Procedure: The patient was brought to the operating room and, after having the appropriate monitoring devices placed, was intubated and general endotracheal anesthesia was achieved. The patient was prepared and draped in the usual sterile fashion.

The chest was entered via a small left posterior thoracotomy. The left anterior chest generator pocket was opened, and the generator explanted. The left lung was collapsed. The pericardium was opened, and two unipolar epicardial leads were placed in the posterolateral left ventricle. Thresholds were checked and found to be adequate. The leads were tunneled subcutaneously to the generator pocket.

A new St. Jude biventricular pacemaker generator was then reconnected to the transvenous atrial and ventricular leads as well as to the epicardial lead. The generator was again interrogated, and the thresholds and impedances of all leads were found to be adequate. The generator was replaced in the pocket. The pocket was irrigated with antibiotic saline and closed in layers with Vicryl suture.

A single left pleural drain was placed, and a single pericostal suture was utilized to reapproximate the ribs. The fascia and subcutaneous tissue were closed with layered Vicryl suture, and the skin was closed with a subcuticular stitch.

The patient was transferred to the coronary care unit in stable condition, having tolerated the procedure well.

What are the CPT® and ICD-10-CM codes reported?
CASE 9

Preoperative diagnoses: Critical aortic valve stenosis, coronary artery disease, hypertension, diabetes mellitus

Postoperative diagnoses: Same

Operation: Aortic valve replacement with a 19mm St. Jude bioprosthesis. Coronary artery bypass graft x 2 - reverse saphenous vein graft to left anterior descending artery and reverse saphenous vein graft to obtuse marginal artery.

Anesthesia: General

Indications: This is an 80-year-old female with a history of hypertension, diabetes mellitus, and coronary artery disease, who presented to the emergency department with a syncopal episode. An echo revealed severe to critical aortic valve stenosis. Cath confirmed this diagnosis as well as two-vessel coronary artery disease with a tight proximal left anterior descending artery lesion, a tight circumflex lesion, and a 40% right coronary artery lesion.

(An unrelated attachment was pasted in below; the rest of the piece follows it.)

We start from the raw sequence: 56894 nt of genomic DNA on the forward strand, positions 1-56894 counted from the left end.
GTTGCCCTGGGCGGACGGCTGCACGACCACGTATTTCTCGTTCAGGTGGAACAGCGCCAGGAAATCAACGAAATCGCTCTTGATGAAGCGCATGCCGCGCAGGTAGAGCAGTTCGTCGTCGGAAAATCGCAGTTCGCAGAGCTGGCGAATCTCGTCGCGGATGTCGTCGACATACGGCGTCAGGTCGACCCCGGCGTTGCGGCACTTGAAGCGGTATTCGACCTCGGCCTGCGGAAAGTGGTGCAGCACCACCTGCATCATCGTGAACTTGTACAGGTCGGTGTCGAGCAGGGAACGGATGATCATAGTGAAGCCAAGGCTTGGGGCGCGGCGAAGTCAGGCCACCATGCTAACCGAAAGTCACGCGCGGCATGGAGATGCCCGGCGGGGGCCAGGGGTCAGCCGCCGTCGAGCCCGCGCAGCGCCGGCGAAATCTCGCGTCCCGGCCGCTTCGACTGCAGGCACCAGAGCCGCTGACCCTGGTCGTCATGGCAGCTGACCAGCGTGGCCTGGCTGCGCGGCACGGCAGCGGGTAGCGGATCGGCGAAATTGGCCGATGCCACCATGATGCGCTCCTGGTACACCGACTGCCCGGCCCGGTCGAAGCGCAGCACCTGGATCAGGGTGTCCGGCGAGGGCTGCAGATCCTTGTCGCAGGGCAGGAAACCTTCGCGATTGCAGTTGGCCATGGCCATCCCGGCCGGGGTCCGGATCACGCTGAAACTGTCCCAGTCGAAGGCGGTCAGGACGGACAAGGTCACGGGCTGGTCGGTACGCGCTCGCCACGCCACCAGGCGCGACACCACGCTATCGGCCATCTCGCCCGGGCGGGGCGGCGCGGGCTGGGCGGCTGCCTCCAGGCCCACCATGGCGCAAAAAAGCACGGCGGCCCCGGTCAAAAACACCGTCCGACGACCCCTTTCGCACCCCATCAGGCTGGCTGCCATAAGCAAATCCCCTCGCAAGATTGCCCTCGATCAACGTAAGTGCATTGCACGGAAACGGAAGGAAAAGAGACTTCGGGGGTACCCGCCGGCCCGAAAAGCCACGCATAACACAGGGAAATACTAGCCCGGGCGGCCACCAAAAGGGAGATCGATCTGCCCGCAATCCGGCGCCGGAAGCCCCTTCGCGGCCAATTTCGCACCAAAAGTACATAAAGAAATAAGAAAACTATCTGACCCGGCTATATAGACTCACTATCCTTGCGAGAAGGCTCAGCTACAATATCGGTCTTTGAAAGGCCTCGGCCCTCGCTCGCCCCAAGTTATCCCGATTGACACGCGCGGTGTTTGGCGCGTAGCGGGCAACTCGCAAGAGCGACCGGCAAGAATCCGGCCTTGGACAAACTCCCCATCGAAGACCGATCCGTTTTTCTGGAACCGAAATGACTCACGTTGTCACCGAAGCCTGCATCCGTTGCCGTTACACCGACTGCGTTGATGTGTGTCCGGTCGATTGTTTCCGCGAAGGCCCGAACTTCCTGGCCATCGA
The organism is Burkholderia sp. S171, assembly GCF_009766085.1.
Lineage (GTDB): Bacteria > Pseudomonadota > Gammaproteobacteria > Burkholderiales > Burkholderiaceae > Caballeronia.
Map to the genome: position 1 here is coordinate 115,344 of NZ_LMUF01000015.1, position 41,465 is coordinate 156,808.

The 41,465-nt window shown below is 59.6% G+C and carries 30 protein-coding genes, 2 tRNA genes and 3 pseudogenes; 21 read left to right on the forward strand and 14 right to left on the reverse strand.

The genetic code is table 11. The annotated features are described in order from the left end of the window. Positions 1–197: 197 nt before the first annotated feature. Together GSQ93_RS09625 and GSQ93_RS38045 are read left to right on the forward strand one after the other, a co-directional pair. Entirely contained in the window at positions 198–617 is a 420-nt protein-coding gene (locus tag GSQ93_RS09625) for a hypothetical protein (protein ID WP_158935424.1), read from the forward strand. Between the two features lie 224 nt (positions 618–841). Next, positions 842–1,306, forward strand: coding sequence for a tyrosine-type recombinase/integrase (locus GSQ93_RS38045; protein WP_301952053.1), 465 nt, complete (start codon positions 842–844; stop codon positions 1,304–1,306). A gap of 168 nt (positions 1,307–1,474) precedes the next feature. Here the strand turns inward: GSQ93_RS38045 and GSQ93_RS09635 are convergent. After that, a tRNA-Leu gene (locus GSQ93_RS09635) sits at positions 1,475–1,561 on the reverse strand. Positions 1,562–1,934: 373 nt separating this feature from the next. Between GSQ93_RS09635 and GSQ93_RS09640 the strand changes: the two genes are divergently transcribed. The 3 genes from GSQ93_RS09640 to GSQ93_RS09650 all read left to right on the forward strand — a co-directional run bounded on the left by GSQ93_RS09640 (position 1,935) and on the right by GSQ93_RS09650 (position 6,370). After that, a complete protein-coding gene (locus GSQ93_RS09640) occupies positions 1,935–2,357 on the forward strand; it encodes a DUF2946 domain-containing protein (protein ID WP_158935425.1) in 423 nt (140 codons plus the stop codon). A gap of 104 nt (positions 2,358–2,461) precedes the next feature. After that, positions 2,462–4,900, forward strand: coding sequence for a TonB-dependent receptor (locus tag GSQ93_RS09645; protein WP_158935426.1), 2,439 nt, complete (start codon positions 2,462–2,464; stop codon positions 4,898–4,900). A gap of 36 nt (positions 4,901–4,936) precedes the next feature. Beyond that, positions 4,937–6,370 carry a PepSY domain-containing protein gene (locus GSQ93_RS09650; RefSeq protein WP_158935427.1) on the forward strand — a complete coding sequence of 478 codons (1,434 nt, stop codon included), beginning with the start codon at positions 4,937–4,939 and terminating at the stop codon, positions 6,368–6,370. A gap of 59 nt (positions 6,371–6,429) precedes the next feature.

Procedure: The patient was brought to the operating room and placed supine on the table. After induction of general anesthesia, the patient was prepped and draped in the usual sterile fashion.

We to harvested the saphenous vein endoscopically from the left lower extremity. Once we were ready to divide the conduit, the patient was heparinized. The conduit was divided and prepared for bypass. A median sternotomy was performed; there was a pericardial cradle.

We cannulated the ascending aorta. Antegrade and retrograde cardioplegia catheters were placed. The patient was placed on cardiopulmonary bypass with an ACT greater than 400. We examined the targets, and they were deemed to be graftable.

At this point, the pulmonary artery was dissected off the aorta. We placed a vent through the right superior pulmonary vein, and then we cross-clamped the ascending aorta and gave cardioplegia in antegrade and retrograde fashion, as well as topical ice. We cooled the patient to 32 C.

With an excellent arrest, we exposed the territory of the obtuse marginal. It was opened, found to be a graftable vessel. A reverse saphenous vein graft to the obtuse marginal was fashioned using 7-0 Prolene. The flow was measured at 90 ml/min.

At this point, the territory of the LAD was exposed. It was opened, and a reverse saphenous vein graft to left anterior descending artery anastomosis was fashioned using 7-0 Prolene. Flow was measured at 110 ml/min. Cardioplegia was given down these grafts as well as in a retrograde fashion throughout the case, every 20 minutes.

We performed a hockey-stick incision of the aorta approximately 1.5cm above the right coronary artery. We used silk sutures to expose the aortic valve. It was a severely calcified, trileaflet aortic valve. The leaflets were cut out. The annulus was debrided. We irrigated the ventricle, then we proceeded to size the valve to a 19mm valve. Sutures of 2-0 Ethibond were placed in ventriculo-aortic fashion circumferentially. They were then passed through the valve. The valve was seated and tied down without difficulty. The right and left coronary ostia appeared to be intact and free of obstruction. There appeared to be no evidence of weakness around the annulus.

We rewarmed the patient. The aorta was closed using two layers of 4-0 Prolene with two felt strips. We proceeded to perform two proximal aortotomies once the veins were cut to length. The veins had bull-dogs on them. At this point, we removed the cross-clamp, and normal sinus rhythm was reinstituted.

Ventricular pacing wires were placed, and after de-airing maneuvers, the vent was removed. We placed Blake drains into the mediastinum x 2.

What are the CPT® and ICD-10-CM codes reported?
CASE 10

Preoperative diagnosis: Severe two-vessel coronary artery disease and moderate valve aortic stenosis.

Postoperative diagnosis: Same.

Operation: Triple-vessel coronary artery bypass grafting: Left internal mammary artery to the left anterior descending coronary artery, reverse saphenous vein to the first diagonal branch, and a ramus intermedius. Aortic valve replacement with a 23 mm bovine pericardial bioprosthesis.

Anesthesia: General.